Revit is a powerful 3D modeling software that provides users with the ability to create complex objects of any shape or size. Two of the most commonly used modeling functions within Revit are Extrusion and Sweep, which offer users different advantages and disadvantages when it comes to creating custom shapes and forms. In this blog post we will explore the differences between these two techniques, as well as look at when each one should be used in order to maximize your workflow efficiency. Revit offers a variety of powerful tools and techniques to create 3D models. Two of the most commonly used modeling functions are Extrusion and Sweep, and in this blog post we will explore the differences between these two techniques, as well as when to use each one. 

Extrusion is a simple technique used to create 3D objects by pushing a 2D shape through space. This type of modeling is often used to create basic shapes such as cylinders or rectangles, but it can also be used for more complex shapes. To create an extrusion, you first need to set up your reference plane for whatever shape you want to extrude. Then you draw your shape using the pick line tool – locking each line to its respective reference plane. After trimming off any excess lines, click the green check mark to finish the sketch before finally locking the start and end of the Extrusion into their respective reference planes.

One of the benefits of extrusions is that they are fairly easy and simple to use, allowing users to quickly create basic shapes like rectangular prisms. Additionally, extrusions are parametric which means that users can modify the dimensions of a shape and it will automatically update accordingly. However, extrusions have limitations when it comes to creating more complex shapes – especially those with curves or irregular angles – since all faces must be locked onto a reference plane in order for them to remain parametric in nature.

Sweep is a more advanced technique used for creating 3D objects by sweeping a closed 2D shape along a path curve. Sweeps offer more flexibility than extrusions and provide users with increased capabilities for creating complex shapes with curves or irregular angles; something that is not possible with extrusions alone due to their limited control over geometry’s reference planes. Additionally, custom 3D paths can be created using sweeps so that users can get exactly what they need for their project; even manipulating angles or curves if necessary. Sweeps also allow users to utilize parametric profile families which can then be linked into higher level families using type parameters (such as linking a sweep’s height parameter with a tabletop thickness parameter). This grants users access to even more customization options allowing them maximize their modeling potential while minimizing time spent on projects due to being able to load from an already existing library of custom profiles (e.g., steel sections).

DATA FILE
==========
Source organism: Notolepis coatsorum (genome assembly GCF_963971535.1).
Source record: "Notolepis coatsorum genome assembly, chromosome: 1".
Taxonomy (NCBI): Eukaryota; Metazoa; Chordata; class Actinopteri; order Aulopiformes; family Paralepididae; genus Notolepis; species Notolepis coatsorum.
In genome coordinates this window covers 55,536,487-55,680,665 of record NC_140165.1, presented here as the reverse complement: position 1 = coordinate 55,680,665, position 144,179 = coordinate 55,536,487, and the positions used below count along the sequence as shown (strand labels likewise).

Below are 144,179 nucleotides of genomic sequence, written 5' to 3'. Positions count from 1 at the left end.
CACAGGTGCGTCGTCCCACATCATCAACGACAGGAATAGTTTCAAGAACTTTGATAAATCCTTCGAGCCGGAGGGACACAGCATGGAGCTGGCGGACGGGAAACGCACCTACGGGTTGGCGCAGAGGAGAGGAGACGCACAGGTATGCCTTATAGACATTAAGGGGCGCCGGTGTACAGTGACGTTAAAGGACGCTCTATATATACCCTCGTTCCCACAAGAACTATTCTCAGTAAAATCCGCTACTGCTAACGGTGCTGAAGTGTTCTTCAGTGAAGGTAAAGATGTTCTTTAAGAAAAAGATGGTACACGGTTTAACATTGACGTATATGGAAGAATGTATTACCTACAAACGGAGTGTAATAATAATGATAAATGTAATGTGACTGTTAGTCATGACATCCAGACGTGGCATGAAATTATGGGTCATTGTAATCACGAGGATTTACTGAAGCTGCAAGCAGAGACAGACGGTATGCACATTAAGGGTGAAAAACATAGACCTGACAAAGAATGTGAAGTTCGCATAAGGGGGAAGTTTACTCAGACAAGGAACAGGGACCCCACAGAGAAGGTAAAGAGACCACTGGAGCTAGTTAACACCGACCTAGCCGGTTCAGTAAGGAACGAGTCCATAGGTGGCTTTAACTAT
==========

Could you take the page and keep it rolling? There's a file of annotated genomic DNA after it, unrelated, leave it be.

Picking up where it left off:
Therefore when deciding whether or not a user should use either Extrusion or Sweep when modeling in Revit it’s important that they weigh all pros and cons before deciding on which technique fits best within their workflow: Using Extrusion would require less overall complexity but provides less flexibility whereas Sweep offers incredible power but requires greater time commitments in order take full advantage of its featureset.


In conclusion, when it comes to creating 3D models in Revit, the choice between using Extrusion or Sweep is ultimately up to you and your workflow. Each technique has its own advantages and disadvantages that should be weighed carefully before deciding which one fits best for you. If you would like more information on how to use these techniques – as well as tips on how to maximize their potential within your project - please follow our YouTube channel for more tutorials just like this one!


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